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Points of View - part 2 of 1 2 3

by Geoff Waugh Published 01/12/2008

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Image [3]. When Maxim called up and wanted a group test of racing machines I knew I had to get some eye-catching images. I decided on POV. This time looking back at the bike as in a real race situation. I scoped a quiet piece of road where we could work with little hindrance because shooting this kind of image means constantly looping around in the middle of the road! This image was shot on film on a Nikon F5.

I clamped it to the handlebar of the forward bike with a Manfrotto Superclamp so the rig hung upside down.

Look closely and you can see the shadow of the body and lens. (The magazine retouched the finished item.) This was also before I owned a radio release so I ran a short cable release to sit under the camera operator's (yep, they are my chubby thighs!) fingers. But not so obtrusive as to hinder braking! Image [4] is an alternative take.

Back to the monopod for image [5]. But this time I held it way up over the racers as they burst over the start line. I used the radio release and a 10.5mm fisheye to ensure I got a lot of the scene in the frame. I purposely did not use flash which would have, to some extent, frozen the scene and I wanted to show the excitement that a bunch sprint yields. I used a shutter speed of 1/8s on a D200.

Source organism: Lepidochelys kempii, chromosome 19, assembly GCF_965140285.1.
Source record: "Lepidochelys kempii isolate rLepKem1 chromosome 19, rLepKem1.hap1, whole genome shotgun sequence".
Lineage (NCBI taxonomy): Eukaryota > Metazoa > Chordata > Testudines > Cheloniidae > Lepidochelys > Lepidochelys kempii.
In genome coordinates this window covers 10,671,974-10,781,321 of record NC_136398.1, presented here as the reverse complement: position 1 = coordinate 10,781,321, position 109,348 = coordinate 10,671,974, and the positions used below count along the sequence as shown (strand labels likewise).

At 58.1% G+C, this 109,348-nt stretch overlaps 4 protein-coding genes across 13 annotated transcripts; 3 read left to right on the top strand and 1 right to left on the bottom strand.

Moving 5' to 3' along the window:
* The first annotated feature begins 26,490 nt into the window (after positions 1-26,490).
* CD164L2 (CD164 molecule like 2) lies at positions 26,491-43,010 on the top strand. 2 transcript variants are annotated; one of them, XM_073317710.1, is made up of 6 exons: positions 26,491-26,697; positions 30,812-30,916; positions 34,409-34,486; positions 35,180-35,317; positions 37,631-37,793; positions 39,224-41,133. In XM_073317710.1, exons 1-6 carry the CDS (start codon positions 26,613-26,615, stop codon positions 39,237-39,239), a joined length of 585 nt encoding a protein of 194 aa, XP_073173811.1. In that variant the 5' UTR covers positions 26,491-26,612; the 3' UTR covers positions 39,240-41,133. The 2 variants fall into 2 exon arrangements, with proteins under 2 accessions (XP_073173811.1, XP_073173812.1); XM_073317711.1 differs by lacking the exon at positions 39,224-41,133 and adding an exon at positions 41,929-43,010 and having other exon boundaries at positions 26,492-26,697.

It pays to fire a lot of frames off in this situation and edit down to the one that fits the bill. I always change the POV as I shoot , simply by rotating the monopod.


Image [6] I shot both as an experiment and a stock image. Here I used a Manfrotto Magic Arm, an ingenious and very useful piece of photographic equipment. At one end I have a Super Clamp, at the other, a camera bracket, but this set-up can be altered to suit needs. The arm was clamped onto the handlebar next to the stem and rotated outward and downwards to achieve the desired angle of view.

A D200 body minus the battery pack was used to reduce weight, with an SB-800 flashgun attached. I used a fisheye lens and attached the white dome diffuser to the gun to spread the light since the camera was so close to the subject and I didn't want any unsightly hotspots. A cable release was taped to the bar to allow for a release by the rider's thumb but not so it would show in the shot. The location was relatively crucial to this image.

I tried to find a section of track that has overhead foliage which I wanted to 'streak' under the slow shutter speed. The shutter was released at 1/15 of a second as I rode gently (ish) down the trail. First time around the camera kept slipping on the bar; a body and flashgun hanging on a magic arm are heavy and I didn't want to screw down the clamp so tightly that it damaged the aluminium handlebar. The answer was a bungy cord which I hooked on the bar and around the camera bracket. It moved still, but not enough to spoil the result.


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1st Published 01/12/2008
last update 26/03/2020 16:04:55

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Updated 26/03/2020 16:04:55 Last Modified: Thursday, 26 March 2020